5) Talking to others who’ve been through the same thing you’re going through. When you’re an unpublished author, as I am at the moment, getting published can seem like a mythical world, far far away. A bit like Narnia maybe... mmm James McAvoy playing a fawn, concentrate Liam... So talking to other authors who’ve been through that process, and come out the other side, a published author was one of the most valuable things I took from the UK Meet. The session on getting published, where Becky Black explained there was no magic handshake, no special codes, it was about making the work the best you can, targeting the right publishers, and persevering, was like a halleluiah moment in my head. Talking to other authors during the weekend in Brighton showed me many other similar stories about other authors, juggling writing with family/work/pets/life, and still getting published. Hearing these stories from the mouths of other writers was so much more powerful than reading about it on the internet, and it has really spurred me onto getting published.
6) Practical tips for things you’d never have believed you could do. Me, making a website! Never. When I went to UK Meet, all I had was a domain name www.liamlivings.com (which against the better belief of The Boyfriend, and all my friends who know I have no web skills whatsoever, I’d somehow managed to organise). Having spoken to other writers, who’d all made their own websites/blogs/whatevers who were all about the writing and not so much about the HTML, I had the confidence to make my website and blog. I left the UK Meet 2012, with a list of build your own website (for dummies) sites. One afternoon, two weeks after the UK Meet, I made it happen. Whatever your particular sticking point as a writer, I’m sure a chat with someone who’s been there before who could show you how easy it is, would free your sticking point. I would not have had this confidence, to just go ahead and do it, had I not spoken to so many others who’d done the same.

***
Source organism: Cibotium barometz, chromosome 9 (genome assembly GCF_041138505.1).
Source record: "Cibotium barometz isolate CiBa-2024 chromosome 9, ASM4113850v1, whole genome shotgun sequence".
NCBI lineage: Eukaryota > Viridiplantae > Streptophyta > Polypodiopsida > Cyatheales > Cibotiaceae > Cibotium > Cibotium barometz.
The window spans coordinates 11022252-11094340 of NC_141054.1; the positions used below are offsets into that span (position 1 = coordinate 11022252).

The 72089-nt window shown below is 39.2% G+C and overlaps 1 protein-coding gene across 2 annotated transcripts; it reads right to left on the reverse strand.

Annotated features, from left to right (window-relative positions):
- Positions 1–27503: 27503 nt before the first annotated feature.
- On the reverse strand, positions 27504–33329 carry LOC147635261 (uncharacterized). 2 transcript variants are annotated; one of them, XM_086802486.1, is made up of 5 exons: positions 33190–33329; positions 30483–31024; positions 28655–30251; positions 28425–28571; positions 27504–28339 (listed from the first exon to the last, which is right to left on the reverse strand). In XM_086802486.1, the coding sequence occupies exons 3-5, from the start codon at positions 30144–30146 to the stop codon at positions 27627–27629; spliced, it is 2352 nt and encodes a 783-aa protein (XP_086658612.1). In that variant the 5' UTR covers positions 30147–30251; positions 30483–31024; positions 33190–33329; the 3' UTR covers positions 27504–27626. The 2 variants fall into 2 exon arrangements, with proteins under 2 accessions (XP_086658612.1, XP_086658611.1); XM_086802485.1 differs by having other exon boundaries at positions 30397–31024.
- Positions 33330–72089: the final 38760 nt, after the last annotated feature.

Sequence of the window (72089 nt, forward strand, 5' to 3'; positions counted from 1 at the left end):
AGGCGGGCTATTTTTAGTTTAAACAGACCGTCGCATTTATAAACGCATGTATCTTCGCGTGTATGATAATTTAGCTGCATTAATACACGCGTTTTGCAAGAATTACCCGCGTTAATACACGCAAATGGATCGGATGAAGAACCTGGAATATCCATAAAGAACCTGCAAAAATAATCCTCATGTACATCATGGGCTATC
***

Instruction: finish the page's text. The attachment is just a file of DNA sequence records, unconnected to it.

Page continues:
So, the next time you’re umming and ahhing about whether to stump up the air/rail/fuel and hotel to attend a writing event, just remember how valuable it is to really connect (old fashioned face to face connect) with like minded people, and how many more wonderful opportunities can come from a conversation with another writer.
Do you agree or disagree with these points? How have you found writers events?
Until next time